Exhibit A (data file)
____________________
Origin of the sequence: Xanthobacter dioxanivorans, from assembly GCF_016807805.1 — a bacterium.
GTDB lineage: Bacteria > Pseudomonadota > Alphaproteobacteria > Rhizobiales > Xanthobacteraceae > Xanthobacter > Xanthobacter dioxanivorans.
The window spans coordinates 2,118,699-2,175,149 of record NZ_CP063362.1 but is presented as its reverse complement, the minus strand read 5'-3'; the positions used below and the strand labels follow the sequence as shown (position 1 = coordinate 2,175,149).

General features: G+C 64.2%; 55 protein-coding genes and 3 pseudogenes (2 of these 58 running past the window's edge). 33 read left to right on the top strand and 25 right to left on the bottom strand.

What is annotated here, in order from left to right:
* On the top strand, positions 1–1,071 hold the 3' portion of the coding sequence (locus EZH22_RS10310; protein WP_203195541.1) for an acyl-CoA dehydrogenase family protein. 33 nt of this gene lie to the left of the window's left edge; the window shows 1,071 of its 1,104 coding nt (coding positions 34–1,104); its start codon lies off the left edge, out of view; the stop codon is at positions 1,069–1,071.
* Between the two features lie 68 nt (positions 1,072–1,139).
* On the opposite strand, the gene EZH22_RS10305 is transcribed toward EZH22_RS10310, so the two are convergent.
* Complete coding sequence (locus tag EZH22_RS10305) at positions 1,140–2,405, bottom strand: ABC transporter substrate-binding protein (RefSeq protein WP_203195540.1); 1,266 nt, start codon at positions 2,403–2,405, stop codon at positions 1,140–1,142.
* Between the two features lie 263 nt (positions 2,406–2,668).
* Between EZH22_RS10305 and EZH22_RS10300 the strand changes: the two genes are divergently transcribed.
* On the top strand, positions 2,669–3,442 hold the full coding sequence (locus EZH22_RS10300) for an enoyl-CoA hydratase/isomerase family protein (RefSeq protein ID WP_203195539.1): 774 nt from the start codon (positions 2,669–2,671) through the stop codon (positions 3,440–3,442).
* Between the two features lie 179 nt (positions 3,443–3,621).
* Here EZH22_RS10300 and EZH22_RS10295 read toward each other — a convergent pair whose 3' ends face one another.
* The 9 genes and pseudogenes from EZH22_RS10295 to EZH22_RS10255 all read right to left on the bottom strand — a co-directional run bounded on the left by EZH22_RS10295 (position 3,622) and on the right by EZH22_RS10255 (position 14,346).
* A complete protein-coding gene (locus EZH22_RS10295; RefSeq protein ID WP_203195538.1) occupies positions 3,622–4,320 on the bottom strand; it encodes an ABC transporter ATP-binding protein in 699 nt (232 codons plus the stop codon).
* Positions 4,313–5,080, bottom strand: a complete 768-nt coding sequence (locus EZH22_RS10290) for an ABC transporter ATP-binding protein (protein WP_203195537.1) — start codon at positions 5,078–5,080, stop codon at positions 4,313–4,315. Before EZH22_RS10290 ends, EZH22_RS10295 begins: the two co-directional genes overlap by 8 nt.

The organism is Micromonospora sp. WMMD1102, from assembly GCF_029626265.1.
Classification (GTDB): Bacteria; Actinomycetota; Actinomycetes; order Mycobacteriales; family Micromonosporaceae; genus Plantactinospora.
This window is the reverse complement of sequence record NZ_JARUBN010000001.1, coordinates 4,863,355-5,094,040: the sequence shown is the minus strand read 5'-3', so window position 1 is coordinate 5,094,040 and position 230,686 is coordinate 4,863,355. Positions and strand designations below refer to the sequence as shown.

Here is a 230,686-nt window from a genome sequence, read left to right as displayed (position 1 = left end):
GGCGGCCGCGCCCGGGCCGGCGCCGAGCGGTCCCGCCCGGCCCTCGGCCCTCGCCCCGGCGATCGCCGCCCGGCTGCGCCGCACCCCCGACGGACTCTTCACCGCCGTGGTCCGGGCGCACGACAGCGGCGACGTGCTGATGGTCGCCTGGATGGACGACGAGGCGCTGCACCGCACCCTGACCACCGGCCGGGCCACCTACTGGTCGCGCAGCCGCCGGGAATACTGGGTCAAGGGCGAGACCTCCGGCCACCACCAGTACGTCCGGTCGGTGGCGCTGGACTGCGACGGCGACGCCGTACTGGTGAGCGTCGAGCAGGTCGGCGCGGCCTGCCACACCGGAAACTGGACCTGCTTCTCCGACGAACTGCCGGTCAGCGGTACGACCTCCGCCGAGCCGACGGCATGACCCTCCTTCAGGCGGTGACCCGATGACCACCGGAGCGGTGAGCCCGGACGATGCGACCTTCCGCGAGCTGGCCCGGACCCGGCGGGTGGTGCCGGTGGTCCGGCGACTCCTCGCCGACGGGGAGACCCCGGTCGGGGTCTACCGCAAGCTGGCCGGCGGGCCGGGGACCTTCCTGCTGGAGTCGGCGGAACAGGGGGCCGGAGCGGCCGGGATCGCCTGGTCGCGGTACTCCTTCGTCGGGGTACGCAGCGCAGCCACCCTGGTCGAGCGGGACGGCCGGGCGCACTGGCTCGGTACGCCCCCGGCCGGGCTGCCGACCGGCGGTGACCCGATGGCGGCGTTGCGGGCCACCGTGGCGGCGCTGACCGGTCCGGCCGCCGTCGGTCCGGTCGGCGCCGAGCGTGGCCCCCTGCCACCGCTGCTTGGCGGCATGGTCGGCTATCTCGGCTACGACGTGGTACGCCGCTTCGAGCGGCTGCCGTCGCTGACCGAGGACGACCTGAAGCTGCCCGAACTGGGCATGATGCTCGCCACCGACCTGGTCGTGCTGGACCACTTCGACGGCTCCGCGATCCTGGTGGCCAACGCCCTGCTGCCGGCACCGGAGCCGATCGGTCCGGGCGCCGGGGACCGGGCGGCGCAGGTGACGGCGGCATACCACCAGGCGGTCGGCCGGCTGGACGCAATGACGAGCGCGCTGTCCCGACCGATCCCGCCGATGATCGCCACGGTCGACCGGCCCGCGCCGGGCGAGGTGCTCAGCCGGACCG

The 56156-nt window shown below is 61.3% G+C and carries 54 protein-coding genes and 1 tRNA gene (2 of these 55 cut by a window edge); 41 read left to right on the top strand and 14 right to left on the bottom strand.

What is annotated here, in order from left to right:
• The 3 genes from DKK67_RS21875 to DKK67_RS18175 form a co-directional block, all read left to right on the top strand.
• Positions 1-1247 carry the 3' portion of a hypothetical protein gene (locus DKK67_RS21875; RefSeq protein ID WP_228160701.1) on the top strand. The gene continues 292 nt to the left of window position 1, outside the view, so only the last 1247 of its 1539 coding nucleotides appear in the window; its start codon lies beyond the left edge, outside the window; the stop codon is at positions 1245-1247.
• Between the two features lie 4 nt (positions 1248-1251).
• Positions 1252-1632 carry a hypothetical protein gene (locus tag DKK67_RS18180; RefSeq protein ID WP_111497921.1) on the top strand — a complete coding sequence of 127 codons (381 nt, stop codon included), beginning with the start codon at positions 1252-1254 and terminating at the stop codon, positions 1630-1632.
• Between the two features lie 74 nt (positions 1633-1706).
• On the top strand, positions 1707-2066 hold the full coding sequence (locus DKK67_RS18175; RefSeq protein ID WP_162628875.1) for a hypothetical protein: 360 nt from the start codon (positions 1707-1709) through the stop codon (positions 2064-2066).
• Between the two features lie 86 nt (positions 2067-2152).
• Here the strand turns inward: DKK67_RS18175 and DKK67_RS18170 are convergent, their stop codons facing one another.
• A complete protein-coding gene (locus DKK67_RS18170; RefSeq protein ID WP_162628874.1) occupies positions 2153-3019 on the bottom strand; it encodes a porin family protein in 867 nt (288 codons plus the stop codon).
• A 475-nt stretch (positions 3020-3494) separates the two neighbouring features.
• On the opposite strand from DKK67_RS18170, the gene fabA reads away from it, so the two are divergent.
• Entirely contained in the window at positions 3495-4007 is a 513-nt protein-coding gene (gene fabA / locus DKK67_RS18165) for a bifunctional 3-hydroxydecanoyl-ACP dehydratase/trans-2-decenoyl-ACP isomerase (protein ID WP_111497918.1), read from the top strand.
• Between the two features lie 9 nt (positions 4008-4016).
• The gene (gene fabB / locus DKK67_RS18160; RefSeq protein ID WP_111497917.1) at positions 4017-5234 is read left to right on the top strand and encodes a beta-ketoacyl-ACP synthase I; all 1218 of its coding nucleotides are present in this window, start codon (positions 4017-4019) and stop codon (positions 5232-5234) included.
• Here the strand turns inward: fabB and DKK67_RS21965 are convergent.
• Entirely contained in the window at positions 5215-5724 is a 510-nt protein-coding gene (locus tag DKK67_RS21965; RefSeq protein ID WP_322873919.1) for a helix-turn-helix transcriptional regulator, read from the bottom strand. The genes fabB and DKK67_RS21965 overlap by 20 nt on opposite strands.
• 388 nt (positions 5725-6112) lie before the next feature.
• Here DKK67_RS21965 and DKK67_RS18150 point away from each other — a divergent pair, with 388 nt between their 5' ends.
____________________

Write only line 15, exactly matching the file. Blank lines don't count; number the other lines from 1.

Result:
* The 9 genes and pseudogenes from EZH22_RS10295 to EZH22_RS10255 all read right to left on the bottom strand — a co-directional run bounded on the left by EZH22_RS10295 (position 3,622) and on the right by EZH22_RS10255 (position 14,346).